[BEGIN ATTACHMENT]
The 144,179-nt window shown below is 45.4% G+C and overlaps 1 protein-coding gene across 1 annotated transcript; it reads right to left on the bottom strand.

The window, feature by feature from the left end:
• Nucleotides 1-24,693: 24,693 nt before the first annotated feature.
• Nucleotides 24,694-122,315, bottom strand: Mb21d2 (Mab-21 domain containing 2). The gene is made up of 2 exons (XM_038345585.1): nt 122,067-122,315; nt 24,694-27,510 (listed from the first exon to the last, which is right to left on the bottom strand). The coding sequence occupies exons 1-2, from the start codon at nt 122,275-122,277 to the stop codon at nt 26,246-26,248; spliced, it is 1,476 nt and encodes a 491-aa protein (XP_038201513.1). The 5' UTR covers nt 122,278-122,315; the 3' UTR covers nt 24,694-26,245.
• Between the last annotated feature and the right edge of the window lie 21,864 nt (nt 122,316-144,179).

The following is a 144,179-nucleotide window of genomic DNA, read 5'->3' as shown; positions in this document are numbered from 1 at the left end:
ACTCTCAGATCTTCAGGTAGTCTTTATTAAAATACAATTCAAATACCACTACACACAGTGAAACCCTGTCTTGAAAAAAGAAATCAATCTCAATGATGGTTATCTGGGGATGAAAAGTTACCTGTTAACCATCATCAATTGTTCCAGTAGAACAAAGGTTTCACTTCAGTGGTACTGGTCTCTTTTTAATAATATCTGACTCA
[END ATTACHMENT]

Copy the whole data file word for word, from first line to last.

The 144,179-nt window shown below is 45.4% G+C and overlaps 1 protein-coding gene across 1 annotated transcript; it reads right to left on the bottom strand.

The window, feature by feature from the left end:
• Nucleotides 1-24,693: 24,693 nt before the first annotated feature.
• Nucleotides 24,694-122,315, bottom strand: Mb21d2 (Mab-21 domain containing 2). The gene is made up of 2 exons (XM_038345585.1): nt 122,067-122,315; nt 24,694-27,510 (listed from the first exon to the last, which is right to left on the bottom strand). The coding sequence occupies exons 1-2, from the start codon at nt 122,275-122,277 to the stop codon at nt 26,246-26,248; spliced, it is 1,476 nt and encodes a 491-aa protein (XP_038201513.1). The 5' UTR covers nt 122,278-122,315; the 3' UTR covers nt 24,694-26,245.
• Between the last annotated feature and the right edge of the window lie 21,864 nt (nt 122,316-144,179).

The following is a 144,179-nucleotide window of genomic DNA, read 5'->3' as shown; positions in this document are numbered from 1 at the left end:
ACTCTCAGATCTTCAGGTAGTCTTTATTAAAATACAATTCAAATACCACTACACACAGTGAAACCCTGTCTTGAAAAAAGAAATCAATCTCAATGATGGTTATCTGGGGATGAAAAGTTACCTGTTAACCATCATCAATTGTTCCAGTAGAACAAAGGTTTCACTTCAGTGGTACTGGTCTCTTTTTAATAATATCTGACTCA